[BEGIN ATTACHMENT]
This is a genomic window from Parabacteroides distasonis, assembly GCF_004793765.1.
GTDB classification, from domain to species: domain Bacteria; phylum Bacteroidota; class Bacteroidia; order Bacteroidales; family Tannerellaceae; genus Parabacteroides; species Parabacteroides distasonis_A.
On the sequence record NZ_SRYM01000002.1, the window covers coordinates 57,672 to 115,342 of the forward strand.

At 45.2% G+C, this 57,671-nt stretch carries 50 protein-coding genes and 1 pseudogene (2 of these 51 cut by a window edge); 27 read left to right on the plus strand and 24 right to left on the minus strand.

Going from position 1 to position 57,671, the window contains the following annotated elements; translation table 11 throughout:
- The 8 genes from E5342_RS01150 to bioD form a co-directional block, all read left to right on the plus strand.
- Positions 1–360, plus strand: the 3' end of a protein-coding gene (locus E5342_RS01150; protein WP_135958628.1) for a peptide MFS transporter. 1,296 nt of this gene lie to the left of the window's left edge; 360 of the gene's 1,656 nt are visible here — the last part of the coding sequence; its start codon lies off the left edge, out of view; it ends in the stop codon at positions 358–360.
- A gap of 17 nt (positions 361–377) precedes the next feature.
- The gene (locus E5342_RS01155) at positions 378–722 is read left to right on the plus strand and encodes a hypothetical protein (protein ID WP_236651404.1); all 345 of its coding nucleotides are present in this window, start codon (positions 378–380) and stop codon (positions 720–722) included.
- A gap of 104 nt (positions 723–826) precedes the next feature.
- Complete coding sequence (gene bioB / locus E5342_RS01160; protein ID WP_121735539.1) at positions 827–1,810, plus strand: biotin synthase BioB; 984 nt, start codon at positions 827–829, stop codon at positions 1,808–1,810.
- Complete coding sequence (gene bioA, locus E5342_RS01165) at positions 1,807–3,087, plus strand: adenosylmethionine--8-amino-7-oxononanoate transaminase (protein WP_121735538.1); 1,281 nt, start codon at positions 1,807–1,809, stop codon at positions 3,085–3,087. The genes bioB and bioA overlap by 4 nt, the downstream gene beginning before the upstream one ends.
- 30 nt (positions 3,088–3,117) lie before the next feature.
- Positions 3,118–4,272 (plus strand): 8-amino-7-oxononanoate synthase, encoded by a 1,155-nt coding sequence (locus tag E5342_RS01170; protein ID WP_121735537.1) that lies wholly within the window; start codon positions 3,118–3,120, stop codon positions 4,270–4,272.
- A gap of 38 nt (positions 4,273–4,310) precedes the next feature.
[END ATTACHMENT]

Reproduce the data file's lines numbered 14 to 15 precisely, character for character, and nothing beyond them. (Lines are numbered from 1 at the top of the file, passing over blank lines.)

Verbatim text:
- Positions 3,118–4,272 (plus strand): 8-amino-7-oxononanoate synthase, encoded by a 1,155-nt coding sequence (locus tag E5342_RS01170; protein ID WP_121735537.1) that lies wholly within the window; start codon positions 3,118–3,120, stop codon positions 4,270–4,272.
- A gap of 38 nt (positions 4,273–4,310) precedes the next feature.